18. McKerrow, R.B. 1913. Notes on Bibliographical Evidence for Literary Students and Editors of English Works of the Sixteenth and Seventeenth Centuries. The Library TBS-12 (1): 213–318. Scholar
  19. Monteith, Robert. 1704. The True and Genuine Art, of Exact Pointing ; as Also What Concerns the Distinction of Syllables; the Marking of Capitals; and Italick, or Different Character : To Be Used, in Prints and Manuscripts, as Well Latine, as English. Edinburgh: Printed by John Reid Junior.Google Scholar
  20. Moxon, Joseph. 1676. Regulæ trium ordinum literarum typographicarum, or, The Rules of the Three Orders of Print Letters viz. the Roman, Italick, English Capitals and Small : Shewing How They Are Compounded of Geometrick Figures, and Mostly Made by Rule and Compass, Useful for Writing Masters, Painters, Carvers, Masons, and Others That Are Lovers of Curiosity. London: Printed for Joseph Moxon.Google Scholar
  21. ———. 1683. Mechanick Exercises: Or, the Doctrine of Handy-Works. Applied to the Art of Printing. The Second Volumne [sic]. London: Printed for Joseph Moxon on the West-side of Fleet-ditch, at the Sign of Atlas.Google Scholar
  22. Nichols, John. 1822. Illustrations of the Literary History of the Eighteenth Century : Consisting of Authentic Memoirs and Original Letters of Eminent Persons : And Intended as a Sequel to the Literary Anecdotes. London: Printed for the Author by John Nichols and Son.Google Scholar
  23. Parkes, M.B. 1992. Pause and Effect: An Introduction to the History of Punctuation in the West. Aldershot: Ashgate.Google Scholar
  24. Phillips, Noelle. 2013. Seeing Red: Reading Rubrication in Oxford, Corpus Christi College MS 201’s Piers Plowman. The Chaucer Review 4: 439–464.CrossRefGoogle Scholar
  25. Regan, Catherine A. 1988. The Shaping and Reshaping of Piers Plowman: Interaction of Editors and Audiences. Literature in Performance 8 (2): 1–13.CrossRefGoogle Scholar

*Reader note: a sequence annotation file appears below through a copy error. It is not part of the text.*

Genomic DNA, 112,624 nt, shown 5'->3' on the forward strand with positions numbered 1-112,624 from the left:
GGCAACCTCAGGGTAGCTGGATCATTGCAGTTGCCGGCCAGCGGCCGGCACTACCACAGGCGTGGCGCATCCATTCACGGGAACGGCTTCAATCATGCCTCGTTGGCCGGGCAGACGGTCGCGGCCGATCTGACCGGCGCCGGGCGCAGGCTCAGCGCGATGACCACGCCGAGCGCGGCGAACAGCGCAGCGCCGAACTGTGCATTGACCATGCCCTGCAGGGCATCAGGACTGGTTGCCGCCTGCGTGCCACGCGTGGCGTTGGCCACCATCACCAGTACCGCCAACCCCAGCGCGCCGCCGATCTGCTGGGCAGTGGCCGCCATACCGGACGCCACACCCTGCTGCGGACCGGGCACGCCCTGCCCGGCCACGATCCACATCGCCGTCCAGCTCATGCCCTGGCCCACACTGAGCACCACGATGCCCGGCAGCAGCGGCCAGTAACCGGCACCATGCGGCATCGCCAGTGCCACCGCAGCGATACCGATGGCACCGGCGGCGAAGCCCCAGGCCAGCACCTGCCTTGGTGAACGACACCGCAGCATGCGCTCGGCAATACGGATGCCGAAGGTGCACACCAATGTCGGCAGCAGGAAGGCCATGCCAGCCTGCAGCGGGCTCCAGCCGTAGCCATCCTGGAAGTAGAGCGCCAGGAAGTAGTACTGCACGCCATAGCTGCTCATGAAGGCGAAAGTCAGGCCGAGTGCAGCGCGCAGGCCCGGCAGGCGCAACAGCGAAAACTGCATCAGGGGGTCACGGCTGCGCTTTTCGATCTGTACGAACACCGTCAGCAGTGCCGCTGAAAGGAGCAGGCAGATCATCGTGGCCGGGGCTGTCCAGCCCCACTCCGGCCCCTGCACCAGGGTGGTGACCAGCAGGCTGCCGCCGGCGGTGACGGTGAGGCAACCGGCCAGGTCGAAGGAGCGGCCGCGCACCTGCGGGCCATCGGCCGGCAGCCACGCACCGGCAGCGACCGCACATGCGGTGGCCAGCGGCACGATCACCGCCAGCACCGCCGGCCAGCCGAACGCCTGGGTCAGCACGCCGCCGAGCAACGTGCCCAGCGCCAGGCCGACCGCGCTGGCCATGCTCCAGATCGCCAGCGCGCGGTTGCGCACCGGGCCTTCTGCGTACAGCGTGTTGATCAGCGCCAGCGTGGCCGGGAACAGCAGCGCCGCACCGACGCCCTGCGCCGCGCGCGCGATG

26. Rigg, A.G., and Charlotte Brewer. 1983. William Langland, Piers Plowman: The Z Version. Toronto: Pontifical Institute of Mediaeval Studies.Google Scholar
  27. Schmidt, A.V.C. 1995. Introduction. In The Vision of Piers Plowman: A Critical Edition of the B-Text Based on Trinity College Cambridge MS B.15.17, ed. A.V.C. Schmidt, vxii–lxxxvi. London: J. M. Dent.Google Scholar
  28. Smith, John. 1755. The Printer’s Grammar. London: Printed for the Editor; and Sold by W. Owen, Near Temple Bar; and by M. Cooper, at the Globe in Paternoster Row.Google Scholar
  29. Smith, Margaret M. 2010. Red as a Textual Element During the Transition from Manuscript to Print. In Textual Cultures: Cultural Texts, ed. Orietta Da Rold and Elaine Treharne, 187–200. Cambridge: D. S. Brewer.Google Scholar
  30. Stock, Brian. 1974. The Middle Ages as Subject and Object: Romantic Attitudes and Academic Medievalism. New Literary History 5 (3): 527–547.CrossRefGoogle Scholar
  31. Stower, Caleb. 1808. The Printer’s Grammar ; or, Introduction to the Art of Printing : A Concise History of the Art, with the Improvements in the Practice of Printing, for the Last Fifty Years. London: Printed by the Editor, 32, Paternoster Row, for B. Crosby and Co. Stationers’-Court.Google Scholar
  32. Whitaker, Thomas Dunham. 1872. An History of the Original Parish of Whalley, and Honor of Clitheroe : To Which Is Subjoined an Account of the Parish of Cartmell, ed. John Gough Nichols and Ponsonby Annesley Lyons. 4th ed. / rev. & enl. by John Gough Nichols and Ponsonby A. Lyons. ed. London: George Routledge and Sons.Google Scholar
  33. Wilson, Thomas, and F.R. Raines. 1857. Miscellanies: Being a Selection from the Poems and Correspondences of the Rev. Thomas Wilson. Manchester: Printed by Charles Simms and Co. for the Chetham Society.Google Scholar

Copyright information

© The Author(s) 2019

Authors and Affiliations

  • Jocelyn Hargrave
    • 1
  1. 1.Monash UniversityClaytonAustralia

Personalised recommendations